At the end of the day, it is exactly what it is advertised to be; namely a rechargeable battery pack that fits the TX-500 like an OEM accessory.

The pack can be purchased via their Etsy site, though availability determines whether it shows up in their listings or not. Also for anyone outside of the US, at the time of this writing the seller offers a “kit” version that doesn’t include the battery cells themselves.

Expect a follow up after some field time!

Additional Images

Ignore my thumbprints at the bottom – embarrassing.

UPDATE – 2022/03/11

After posting this I started to receive multiple inquiries about the availability of this product in the vendor’s store. I should point out that I have no affiliation with the vendor, and therefore have no visibility into whether it is available or not at any given time.

My working assumption is that like many vendors on Etsy, items only appear as they are available and ready for purchase.

You can see the vendor’s shop at

There is contact information there which you can use to reach out and verify availability.

Shameless Plug

If you like what you read on my site, consider buying me a coffee (well, I don’t actually drink coffee, but a soda would be nice) at I don’t use advertising and anything reviewed is done with items purchased myself.




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7 responses to “Integrated Battery Pack for the Lab599 Discovery TX-500”

  1. arkpat Avatar

    Reblogged this on Site Title.


    1. Tom Avatar

      Is this battery pack still available for purchase? I can’t seem to find it anywhere


      1. Adam Dooley Avatar

        Hi Tom,

        Please note my update at the bottom of this post. I do not have any affiliation with the vendor, and have seen the item come and go at various times which leads me to believe that it is only shown on their storefront when there is an item available for immediate purchase.



  2. Justin Avatar

    What’s the weight on the battery pack? Also, have you gotten a chance to test the battery life over the past 6 months?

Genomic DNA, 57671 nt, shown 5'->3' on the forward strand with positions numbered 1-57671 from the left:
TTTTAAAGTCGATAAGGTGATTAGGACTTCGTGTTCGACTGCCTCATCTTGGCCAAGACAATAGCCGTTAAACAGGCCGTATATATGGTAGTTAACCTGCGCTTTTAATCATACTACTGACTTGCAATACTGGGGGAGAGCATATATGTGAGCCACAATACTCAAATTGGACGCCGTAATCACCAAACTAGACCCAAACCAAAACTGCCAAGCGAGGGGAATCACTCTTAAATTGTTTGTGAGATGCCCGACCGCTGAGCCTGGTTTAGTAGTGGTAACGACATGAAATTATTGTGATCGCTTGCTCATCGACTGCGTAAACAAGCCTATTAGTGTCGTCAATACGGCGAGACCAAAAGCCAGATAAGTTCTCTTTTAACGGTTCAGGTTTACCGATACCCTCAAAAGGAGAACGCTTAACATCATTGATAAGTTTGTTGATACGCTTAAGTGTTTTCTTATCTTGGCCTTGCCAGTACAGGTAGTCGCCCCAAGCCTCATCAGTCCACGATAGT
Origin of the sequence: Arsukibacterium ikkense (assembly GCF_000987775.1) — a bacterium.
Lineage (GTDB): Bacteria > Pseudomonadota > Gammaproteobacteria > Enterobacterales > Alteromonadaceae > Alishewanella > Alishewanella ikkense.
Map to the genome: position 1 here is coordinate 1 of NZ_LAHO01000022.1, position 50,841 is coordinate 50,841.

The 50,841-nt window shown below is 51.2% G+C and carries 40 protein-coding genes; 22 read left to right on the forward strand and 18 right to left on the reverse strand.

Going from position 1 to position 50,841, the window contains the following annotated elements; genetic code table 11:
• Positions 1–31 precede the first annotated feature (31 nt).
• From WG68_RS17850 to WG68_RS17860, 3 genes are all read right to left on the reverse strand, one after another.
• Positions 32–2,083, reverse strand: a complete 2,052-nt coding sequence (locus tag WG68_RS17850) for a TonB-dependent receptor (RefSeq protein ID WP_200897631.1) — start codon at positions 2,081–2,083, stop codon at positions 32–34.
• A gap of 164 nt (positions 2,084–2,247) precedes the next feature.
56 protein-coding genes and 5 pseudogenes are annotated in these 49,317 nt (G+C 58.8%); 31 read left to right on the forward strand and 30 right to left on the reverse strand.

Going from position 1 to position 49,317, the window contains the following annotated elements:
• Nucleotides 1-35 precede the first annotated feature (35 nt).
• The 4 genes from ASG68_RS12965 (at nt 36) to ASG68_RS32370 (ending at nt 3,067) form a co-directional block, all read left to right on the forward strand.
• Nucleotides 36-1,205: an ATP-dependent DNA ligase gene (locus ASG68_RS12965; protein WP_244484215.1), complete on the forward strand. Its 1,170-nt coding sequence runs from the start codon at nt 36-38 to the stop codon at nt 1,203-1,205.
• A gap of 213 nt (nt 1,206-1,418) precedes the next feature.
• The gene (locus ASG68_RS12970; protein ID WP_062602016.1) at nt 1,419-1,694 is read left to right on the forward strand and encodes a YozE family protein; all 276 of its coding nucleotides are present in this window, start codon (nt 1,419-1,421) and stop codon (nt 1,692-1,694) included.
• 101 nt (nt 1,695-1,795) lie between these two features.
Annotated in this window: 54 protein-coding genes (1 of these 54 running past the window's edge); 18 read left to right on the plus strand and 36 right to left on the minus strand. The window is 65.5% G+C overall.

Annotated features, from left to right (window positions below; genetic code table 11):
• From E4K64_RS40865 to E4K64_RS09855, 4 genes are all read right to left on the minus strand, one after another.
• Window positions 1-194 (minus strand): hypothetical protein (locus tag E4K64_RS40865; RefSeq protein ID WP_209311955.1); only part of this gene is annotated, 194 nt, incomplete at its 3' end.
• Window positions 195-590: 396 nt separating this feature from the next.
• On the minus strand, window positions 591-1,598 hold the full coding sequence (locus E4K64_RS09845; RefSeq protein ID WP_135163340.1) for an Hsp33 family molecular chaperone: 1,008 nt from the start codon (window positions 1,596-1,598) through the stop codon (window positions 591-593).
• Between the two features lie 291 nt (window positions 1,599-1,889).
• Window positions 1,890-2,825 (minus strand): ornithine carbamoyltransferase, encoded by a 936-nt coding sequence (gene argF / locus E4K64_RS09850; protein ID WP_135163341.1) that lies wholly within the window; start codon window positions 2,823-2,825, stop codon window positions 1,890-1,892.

1. Adam Dooley Avatar

      Hi Justin.

      The pack is 11.4 ounces or 323 grams on my inexpensive kitchen scale.

      I have used it a couple of times since purchasing, though I tend to leave it unattached and grab an external battery mostly. Because of that I haven’t used it enough to determine how much I can get out of a single charge. I’ve used it for CW work for a couple of hours without it dropping significantly (but I haven’t logged by how much so I cannot quantify it)

      I’ve found that I both like and dislike the battery pack. On the plus side it is well made and fits the radio nicely. On the other hand it is not weather resistant which is something I like about the radio itself – it provides some resistance to the elements which is part of its appeal.

      Having the battery attached means that while the radio maintains its weather resistance, the battery pack is not and if water does make its way inside then a short could cause devastating results for both it and the radio.

      At least with an external battery I can keep them separate and minimize the potential.

      How likely is that to happen? Since I pack things nice and tight inside dry bags probably not very likely, but I’ve got a healthy paranoia for expensive toys that I take outdoors and like to protect them at all costs.

      I stand by my initial findings that it is well made and fills a need. I just don’t know that for my uses it checks enough boxes to be attached full-time for every outing.

      As for battery life, you’ve reignited my interest in this battery so I will have to do some tests and see what happens.


  3. Eric Avatar

    Any interest in selling the battery pack?


    1. Adam Dooley Avatar

      Hi Eric.

      I have previously considered it but have decided hold onto it for now.

      Thanks for checking though.